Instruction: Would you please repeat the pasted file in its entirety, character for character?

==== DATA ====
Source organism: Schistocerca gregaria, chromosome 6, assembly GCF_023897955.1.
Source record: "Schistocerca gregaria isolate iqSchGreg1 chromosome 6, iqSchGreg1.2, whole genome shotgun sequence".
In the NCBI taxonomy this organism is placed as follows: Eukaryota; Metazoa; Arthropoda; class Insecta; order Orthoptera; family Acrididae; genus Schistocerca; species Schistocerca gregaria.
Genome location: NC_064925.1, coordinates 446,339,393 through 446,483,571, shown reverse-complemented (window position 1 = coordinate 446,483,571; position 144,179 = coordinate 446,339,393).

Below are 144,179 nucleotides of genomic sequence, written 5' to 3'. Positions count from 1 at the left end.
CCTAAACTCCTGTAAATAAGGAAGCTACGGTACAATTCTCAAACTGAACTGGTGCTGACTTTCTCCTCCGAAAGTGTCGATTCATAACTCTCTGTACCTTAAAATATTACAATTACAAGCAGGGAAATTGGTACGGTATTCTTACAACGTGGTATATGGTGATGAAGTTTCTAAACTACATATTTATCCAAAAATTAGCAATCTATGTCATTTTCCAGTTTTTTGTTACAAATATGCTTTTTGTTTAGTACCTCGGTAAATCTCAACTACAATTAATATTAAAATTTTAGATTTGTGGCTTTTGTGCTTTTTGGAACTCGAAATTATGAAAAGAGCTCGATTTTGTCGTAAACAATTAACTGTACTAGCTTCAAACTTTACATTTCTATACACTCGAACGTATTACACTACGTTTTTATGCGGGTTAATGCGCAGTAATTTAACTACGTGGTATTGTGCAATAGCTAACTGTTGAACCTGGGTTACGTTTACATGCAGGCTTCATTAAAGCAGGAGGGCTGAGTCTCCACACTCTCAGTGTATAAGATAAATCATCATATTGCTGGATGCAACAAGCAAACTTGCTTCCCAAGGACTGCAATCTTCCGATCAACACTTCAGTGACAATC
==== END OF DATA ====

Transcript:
Source organism: Schistocerca gregaria, chromosome 6, assembly GCF_023897955.1.
Source record: "Schistocerca gregaria isolate iqSchGreg1 chromosome 6, iqSchGreg1.2, whole genome shotgun sequence".
In the NCBI taxonomy this organism is placed as follows: Eukaryota; Metazoa; Arthropoda; class Insecta; order Orthoptera; family Acrididae; genus Schistocerca; species Schistocerca gregaria.
Genome location: NC_064925.1, coordinates 446,339,393 through 446,483,571, shown reverse-complemented (window position 1 = coordinate 446,483,571; position 144,179 = coordinate 446,339,393).

Below are 144,179 nucleotides of genomic sequence, written 5' to 3'. Positions count from 1 at the left end.
CCTAAACTCCTGTAAATAAGGAAGCTACGGTACAATTCTCAAACTGAACTGGTGCTGACTTTCTCCTCCGAAAGTGTCGATTCATAACTCTCTGTACCTTAAAATATTACAATTACAAGCAGGGAAATTGGTACGGTATTCTTACAACGTGGTATATGGTGATGAAGTTTCTAAACTACATATTTATCCAAAAATTAGCAATCTATGTCATTTTCCAGTTTTTTGTTACAAATATGCTTTTTGTTTAGTACCTCGGTAAATCTCAACTACAATTAATATTAAAATTTTAGATTTGTGGCTTTTGTGCTTTTTGGAACTCGAAATTATGAAAAGAGCTCGATTTTGTCGTAAACAATTAACTGTACTAGCTTCAAACTTTACATTTCTATACACTCGAACGTATTACACTACGTTTTTATGCGGGTTAATGCGCAGTAATTTAACTACGTGGTATTGTGCAATAGCTAACTGTTGAACCTGGGTTACGTTTACATGCAGGCTTCATTAAAGCAGGAGGGCTGAGTCTCCACACTCTCAGTGTATAAGATAAATCATCATATTGCTGGATGCAACAAGCAAACTTGCTTCCCAAGGACTGCAATCTTCCGATCAACACTTCAGTGACAATC